Tests Used for Identification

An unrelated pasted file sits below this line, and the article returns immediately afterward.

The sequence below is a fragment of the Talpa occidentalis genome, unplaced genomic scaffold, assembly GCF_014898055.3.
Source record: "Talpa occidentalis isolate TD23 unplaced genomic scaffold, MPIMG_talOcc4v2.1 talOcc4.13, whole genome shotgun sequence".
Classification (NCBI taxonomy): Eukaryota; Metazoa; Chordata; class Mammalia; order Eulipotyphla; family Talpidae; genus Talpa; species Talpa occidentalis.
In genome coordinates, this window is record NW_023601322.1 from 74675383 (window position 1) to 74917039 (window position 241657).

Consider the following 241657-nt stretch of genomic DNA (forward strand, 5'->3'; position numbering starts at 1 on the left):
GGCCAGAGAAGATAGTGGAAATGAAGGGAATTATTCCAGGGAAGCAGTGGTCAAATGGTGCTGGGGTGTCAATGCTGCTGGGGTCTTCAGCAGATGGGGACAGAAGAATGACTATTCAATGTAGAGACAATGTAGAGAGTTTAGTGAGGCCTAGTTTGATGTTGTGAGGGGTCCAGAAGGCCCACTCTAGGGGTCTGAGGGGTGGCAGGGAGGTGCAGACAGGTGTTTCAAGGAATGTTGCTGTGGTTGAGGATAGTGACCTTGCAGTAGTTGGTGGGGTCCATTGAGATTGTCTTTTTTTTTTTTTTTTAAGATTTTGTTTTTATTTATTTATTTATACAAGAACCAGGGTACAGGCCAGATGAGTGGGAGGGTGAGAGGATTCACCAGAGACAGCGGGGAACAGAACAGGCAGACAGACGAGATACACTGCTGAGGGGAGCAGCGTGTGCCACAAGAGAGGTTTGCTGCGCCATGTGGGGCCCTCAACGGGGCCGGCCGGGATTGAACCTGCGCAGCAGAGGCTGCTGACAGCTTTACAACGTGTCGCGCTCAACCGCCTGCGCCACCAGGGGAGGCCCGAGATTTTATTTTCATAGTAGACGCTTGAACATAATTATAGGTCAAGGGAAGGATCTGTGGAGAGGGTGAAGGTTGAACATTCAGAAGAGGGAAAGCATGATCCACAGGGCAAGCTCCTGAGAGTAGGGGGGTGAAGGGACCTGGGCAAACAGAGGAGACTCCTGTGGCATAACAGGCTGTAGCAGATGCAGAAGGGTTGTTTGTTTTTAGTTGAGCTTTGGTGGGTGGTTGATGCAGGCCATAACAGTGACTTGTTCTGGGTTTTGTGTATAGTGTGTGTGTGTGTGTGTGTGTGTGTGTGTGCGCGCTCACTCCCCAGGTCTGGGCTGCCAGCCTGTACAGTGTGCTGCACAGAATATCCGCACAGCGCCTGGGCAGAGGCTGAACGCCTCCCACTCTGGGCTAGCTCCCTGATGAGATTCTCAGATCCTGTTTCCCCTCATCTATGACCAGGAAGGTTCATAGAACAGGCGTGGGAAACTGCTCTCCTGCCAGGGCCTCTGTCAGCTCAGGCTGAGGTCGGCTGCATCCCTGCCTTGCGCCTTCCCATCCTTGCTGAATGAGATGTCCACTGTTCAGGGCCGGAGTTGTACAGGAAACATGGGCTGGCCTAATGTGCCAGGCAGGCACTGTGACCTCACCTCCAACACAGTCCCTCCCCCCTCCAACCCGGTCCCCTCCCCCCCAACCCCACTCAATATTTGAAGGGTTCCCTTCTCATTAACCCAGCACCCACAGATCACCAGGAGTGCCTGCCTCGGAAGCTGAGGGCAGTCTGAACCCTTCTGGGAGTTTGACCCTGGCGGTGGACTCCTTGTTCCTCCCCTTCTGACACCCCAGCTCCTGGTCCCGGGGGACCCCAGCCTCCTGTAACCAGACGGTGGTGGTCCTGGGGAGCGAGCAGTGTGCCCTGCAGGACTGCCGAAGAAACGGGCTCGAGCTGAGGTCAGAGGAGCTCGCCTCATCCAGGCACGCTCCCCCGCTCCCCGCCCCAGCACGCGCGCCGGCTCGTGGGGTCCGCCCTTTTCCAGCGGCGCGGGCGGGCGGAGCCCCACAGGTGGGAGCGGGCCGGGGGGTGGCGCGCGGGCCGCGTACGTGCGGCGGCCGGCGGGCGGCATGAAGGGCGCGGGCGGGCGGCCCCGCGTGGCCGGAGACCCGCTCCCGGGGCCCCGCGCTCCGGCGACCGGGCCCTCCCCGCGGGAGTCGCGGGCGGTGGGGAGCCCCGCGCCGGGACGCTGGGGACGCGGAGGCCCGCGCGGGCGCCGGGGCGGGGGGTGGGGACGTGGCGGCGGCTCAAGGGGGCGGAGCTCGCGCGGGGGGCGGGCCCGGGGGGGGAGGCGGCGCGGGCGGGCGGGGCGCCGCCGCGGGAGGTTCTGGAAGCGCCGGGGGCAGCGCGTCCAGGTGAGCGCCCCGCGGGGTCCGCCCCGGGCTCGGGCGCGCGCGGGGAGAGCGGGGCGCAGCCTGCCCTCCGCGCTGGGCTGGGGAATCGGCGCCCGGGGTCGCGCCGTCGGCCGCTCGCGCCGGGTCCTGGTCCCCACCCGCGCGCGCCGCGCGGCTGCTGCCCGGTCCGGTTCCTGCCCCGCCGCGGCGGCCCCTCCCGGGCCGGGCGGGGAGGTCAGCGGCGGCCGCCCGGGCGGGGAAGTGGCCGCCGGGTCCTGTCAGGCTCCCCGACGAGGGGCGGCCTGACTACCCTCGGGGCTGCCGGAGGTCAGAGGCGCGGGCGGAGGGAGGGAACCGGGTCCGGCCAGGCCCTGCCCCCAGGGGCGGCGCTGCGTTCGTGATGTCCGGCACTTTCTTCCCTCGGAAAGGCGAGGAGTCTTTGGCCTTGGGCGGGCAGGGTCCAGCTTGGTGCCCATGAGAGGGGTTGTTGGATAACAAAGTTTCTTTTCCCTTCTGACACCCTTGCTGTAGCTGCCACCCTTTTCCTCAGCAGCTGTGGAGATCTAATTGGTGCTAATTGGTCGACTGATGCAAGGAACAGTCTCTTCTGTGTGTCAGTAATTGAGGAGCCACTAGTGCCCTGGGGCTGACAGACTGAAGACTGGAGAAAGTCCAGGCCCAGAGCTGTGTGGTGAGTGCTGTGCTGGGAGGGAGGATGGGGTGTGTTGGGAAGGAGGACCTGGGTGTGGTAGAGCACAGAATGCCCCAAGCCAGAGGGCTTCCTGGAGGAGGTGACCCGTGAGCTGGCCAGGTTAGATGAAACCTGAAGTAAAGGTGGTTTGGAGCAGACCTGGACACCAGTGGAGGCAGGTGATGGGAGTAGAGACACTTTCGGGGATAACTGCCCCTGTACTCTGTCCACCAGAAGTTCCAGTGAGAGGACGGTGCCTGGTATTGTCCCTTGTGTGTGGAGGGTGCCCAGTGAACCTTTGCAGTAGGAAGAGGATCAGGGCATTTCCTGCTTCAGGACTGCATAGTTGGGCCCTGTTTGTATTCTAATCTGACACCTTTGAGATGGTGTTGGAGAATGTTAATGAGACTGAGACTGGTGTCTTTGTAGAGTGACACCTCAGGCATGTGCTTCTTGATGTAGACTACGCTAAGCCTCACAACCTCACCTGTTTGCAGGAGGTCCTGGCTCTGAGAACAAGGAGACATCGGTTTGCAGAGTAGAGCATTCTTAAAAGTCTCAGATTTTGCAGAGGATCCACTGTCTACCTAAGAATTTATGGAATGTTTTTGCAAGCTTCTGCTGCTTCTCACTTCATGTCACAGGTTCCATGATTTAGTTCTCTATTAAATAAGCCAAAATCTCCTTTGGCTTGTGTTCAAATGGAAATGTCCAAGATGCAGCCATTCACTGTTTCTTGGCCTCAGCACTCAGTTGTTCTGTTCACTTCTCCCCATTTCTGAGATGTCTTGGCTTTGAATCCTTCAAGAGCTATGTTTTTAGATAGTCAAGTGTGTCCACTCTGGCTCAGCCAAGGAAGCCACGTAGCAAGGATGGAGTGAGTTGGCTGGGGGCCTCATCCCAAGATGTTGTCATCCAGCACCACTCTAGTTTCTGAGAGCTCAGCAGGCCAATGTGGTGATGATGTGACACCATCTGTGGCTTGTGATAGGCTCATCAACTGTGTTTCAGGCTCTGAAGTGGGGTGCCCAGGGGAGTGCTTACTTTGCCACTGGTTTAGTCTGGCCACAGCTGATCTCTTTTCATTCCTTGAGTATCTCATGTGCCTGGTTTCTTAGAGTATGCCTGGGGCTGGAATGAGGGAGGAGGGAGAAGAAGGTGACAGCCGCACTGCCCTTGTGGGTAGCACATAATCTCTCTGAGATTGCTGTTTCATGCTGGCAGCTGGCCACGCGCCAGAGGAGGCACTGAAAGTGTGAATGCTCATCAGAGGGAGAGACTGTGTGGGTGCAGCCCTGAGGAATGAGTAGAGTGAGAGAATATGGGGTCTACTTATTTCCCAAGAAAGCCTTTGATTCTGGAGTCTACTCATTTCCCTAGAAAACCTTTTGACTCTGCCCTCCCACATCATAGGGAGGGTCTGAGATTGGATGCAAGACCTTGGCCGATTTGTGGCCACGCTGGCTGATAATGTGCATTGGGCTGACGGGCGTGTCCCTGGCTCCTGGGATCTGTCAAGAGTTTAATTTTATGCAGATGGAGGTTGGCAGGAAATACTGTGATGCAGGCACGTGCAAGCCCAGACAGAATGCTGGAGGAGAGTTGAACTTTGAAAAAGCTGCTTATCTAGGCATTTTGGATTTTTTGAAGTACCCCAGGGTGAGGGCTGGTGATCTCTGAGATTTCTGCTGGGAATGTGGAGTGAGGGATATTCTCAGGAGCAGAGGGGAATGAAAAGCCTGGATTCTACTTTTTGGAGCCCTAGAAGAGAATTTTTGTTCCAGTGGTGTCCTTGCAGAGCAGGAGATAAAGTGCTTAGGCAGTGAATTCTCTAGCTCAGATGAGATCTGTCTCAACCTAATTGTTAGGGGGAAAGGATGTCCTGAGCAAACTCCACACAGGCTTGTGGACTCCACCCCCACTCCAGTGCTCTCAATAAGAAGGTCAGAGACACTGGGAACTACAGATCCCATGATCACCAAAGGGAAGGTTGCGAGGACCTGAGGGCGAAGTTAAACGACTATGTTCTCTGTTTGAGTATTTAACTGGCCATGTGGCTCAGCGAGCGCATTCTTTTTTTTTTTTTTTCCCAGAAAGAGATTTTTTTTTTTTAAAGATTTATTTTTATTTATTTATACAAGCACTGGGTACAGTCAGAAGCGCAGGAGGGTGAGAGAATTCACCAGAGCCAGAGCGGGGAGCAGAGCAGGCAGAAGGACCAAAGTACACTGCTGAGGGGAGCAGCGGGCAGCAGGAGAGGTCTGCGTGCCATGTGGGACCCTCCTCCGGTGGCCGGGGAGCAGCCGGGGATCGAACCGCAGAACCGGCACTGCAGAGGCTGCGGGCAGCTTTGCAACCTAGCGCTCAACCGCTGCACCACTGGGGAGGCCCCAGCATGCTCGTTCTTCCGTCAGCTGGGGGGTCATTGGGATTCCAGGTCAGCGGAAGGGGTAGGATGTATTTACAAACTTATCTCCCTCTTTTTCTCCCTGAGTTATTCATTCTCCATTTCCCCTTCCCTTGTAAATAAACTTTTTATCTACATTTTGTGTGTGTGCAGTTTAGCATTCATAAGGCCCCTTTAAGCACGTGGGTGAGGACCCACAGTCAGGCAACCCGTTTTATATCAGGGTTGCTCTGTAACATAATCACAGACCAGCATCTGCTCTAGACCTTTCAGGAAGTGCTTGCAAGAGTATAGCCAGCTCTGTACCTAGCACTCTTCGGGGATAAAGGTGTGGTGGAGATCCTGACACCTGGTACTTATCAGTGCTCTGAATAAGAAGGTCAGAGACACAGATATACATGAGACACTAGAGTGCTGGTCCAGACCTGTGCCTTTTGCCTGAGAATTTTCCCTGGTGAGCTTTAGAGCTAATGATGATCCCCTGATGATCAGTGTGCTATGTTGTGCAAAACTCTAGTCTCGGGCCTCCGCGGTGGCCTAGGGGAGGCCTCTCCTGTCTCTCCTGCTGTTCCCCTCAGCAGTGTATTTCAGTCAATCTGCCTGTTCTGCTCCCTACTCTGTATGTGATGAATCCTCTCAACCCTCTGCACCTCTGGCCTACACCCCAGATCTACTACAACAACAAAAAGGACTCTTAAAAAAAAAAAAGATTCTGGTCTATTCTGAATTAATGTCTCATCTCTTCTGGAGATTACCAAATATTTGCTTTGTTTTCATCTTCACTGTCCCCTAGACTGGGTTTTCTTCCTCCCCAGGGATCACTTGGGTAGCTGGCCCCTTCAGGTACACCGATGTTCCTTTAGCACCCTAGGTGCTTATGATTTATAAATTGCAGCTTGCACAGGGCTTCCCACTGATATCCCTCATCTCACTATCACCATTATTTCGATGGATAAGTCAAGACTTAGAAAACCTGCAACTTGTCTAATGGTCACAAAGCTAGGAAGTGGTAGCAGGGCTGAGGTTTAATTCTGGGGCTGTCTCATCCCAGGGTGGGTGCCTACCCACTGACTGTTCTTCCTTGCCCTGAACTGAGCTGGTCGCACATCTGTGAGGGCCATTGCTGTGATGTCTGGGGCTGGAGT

Sometimes additional diagnostic features may be required to confirm S. aureus colonies because the inhibitors used may not completely prevent growth of other organisms, such as bacilli, micrococci, streptococci, and some yeasts. Microscopic morphology helps to differentiate bacilli, streptococci, and yeasts from staphylococci, which form irregular or grape-like clusters of cocci. Staphylococci may be further differentiated from streptococci on the basis of the catalase test, with the former being positive. Additional features are needed to differentiate staphylococci further from micrococci. Usually staphylococci are lysed by lysostaphin but not by lysozyme, and they can grow in the presence of 0.4 |g/mL of erythromycin. Micrococci are not lysed by lysostaphin, may be lysed by lysozyme, and will not grow in the presence of erythromycin. In a deep stab culture, micrococci will grow at the surface, whereas most staphylococci grow throughout the agar. Staphylococci will grow and produce acid from glucose and mannitol anaerobically, whereas micrococci do not. Staphy-lococcal cells contain teichoic acids in the cell wall and do not contain aliphatic hydrocarbons in the cell membrane, whereas the reverse in true with micrococci. Further, the G + C content (mole percentage) of staphylococci is 30-40% and 66-75% for micrococci. Testing for some of these features is difficult, time consuming, and expensive and usually not required for routine detection and enumeration procedures. Several commercially available miniaturized systems have been developed to speciate staphylococci. A number of commercially available nucleic acid and serological-based assays for the detection and confirmation of S. aureus are listed in Table 3.

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